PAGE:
Tackling ransomware: A conversation with the CEO of Airgap

Ransomware is a type of malware that threatens to publish the victim’s data or perpetually block access to it unless a ransom is paid. Ransomware attacks have become a major issue in the cybersecurity space. According to Forbes June 2020 research, 51% of organizations have been impacted in the last 12 months alone.

We spoke with Ritesh Agrawal, the CEO and co-founder of Airgap, a Cervin portfolio company in the cybersecurity space, to discuss the issue of ransomware and what companies can do to protect themselves.

Q: Why are ransomware attacks becoming more prevalent?

Q: What defenses are companies using against ransomware?

Attack Stage 1

Current Prevention Techniques
Organizations typically use anti-virus and anti-malware solutions to protect the “first victim”. While these solutions are helpful, they aren’t necessarily sufficient for two reasons:
(1) They won’t work for unmanaged devices such as a smart TV, smart thermostat, smartwatches, or other device connected to an organization’s network.
(2) They take a few minutes to identify a bad actor’s presence, and in that time, ransomware can spread.

Attack Stage 2

Current Prevention Techniques
There are no known security solutions that protect against such propagation. Hence organizations often resort to less effective networking or DIY techniques.

Attack Stage 3

Current Prevention Techniques
Organizations often resort to retrofitting solutions like next-generation firewalls (NGFWs) or web-application firewalls (WAFs) to protect internal applications. Such solutions are only partially effective and still offer network-level access, which results in an increased risk of exposure and exploitation. Alternatively, organizations claim to have robust storage backup plans. However, the bad actors have resorted to stealing the data and threatening the organization to release stolen data into the public domain.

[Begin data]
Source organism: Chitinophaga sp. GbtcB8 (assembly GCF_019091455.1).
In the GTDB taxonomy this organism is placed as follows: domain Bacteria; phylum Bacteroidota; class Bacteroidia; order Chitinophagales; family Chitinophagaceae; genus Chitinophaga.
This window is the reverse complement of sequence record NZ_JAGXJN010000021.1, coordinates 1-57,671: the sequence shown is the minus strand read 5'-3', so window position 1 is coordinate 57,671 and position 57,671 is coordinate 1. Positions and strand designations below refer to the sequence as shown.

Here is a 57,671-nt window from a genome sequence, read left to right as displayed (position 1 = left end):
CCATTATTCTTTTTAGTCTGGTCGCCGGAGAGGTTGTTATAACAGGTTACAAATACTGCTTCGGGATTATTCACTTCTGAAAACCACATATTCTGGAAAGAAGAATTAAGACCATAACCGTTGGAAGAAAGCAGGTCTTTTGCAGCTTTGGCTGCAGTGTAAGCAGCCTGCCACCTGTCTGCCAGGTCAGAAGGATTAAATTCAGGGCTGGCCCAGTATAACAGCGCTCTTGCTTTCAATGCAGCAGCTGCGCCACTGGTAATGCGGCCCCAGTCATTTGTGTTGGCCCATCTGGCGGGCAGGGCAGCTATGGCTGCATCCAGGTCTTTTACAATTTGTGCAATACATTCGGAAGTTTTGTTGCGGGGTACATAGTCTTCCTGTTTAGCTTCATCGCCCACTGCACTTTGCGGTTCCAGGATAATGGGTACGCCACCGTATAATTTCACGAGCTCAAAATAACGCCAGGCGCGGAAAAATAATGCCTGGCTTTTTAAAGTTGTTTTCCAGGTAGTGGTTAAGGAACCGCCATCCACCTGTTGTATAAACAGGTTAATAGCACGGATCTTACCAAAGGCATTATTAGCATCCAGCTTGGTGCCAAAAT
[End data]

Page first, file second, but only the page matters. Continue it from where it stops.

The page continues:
Once the organization is breached, it is important for the SecOps (Security Operations) teams to have a clear remediation plan. However, after talking to hundreds of CIOs, I’ve realized many organizations aren’t well prepared for such an event. When asked, a typical answer I get is “we’d start yanking the cables” — which is not a viable option for any organization.

Q: What are the repercussions on the IT team when a company gets hit by ransomware?

Of course, ransomware attacks have impacts beyond the IT team. An attack can mean damage to the brand, loss of business productivity, and permanent loss of mission-critical business data. The financial impact can be huge and the actual ransom payment can be millions of dollars.

Q: What are some best practices against ransomware attacks as companies transition to remote work?

Flaw #1: Shared VLANs

Recommended Solution
Implement a proven Zero Trust model to isolate each device and only allow authorized lateral communication. Any infected device will then be confined, and the attack won’t be able to propagate laterally. Ensure that you pick an agentless Zero Trust solution to protect all devices — managed and unmanaged.

Flaw #2: Network-level access

Recommended Solution
Implement bank-level security and MFA for your private applications. It just takes a few minutes, no design changes, no agents, and no application changes.

Flaw #3: Ransomware kill switch

Recommended Solution
The best method for the SecOps organization is to have a one-click “ransomware kill switch” that can instantly protect the organization by shutting down access to enterprise crown jewels such as storage systems and all non-critical infrastructure services such as printing or music streaming. Then once everything is safe, turn it back on.

Q: Which of these flaws is Airgap addressing?

Airgap Networks is a Cervin portfolio company, and Ritesh can be reached at ritesh@airgap.io.

Cervin Ventures is actively investing in entrepreneurs and companies that intend to rapidly disrupt the B2B software space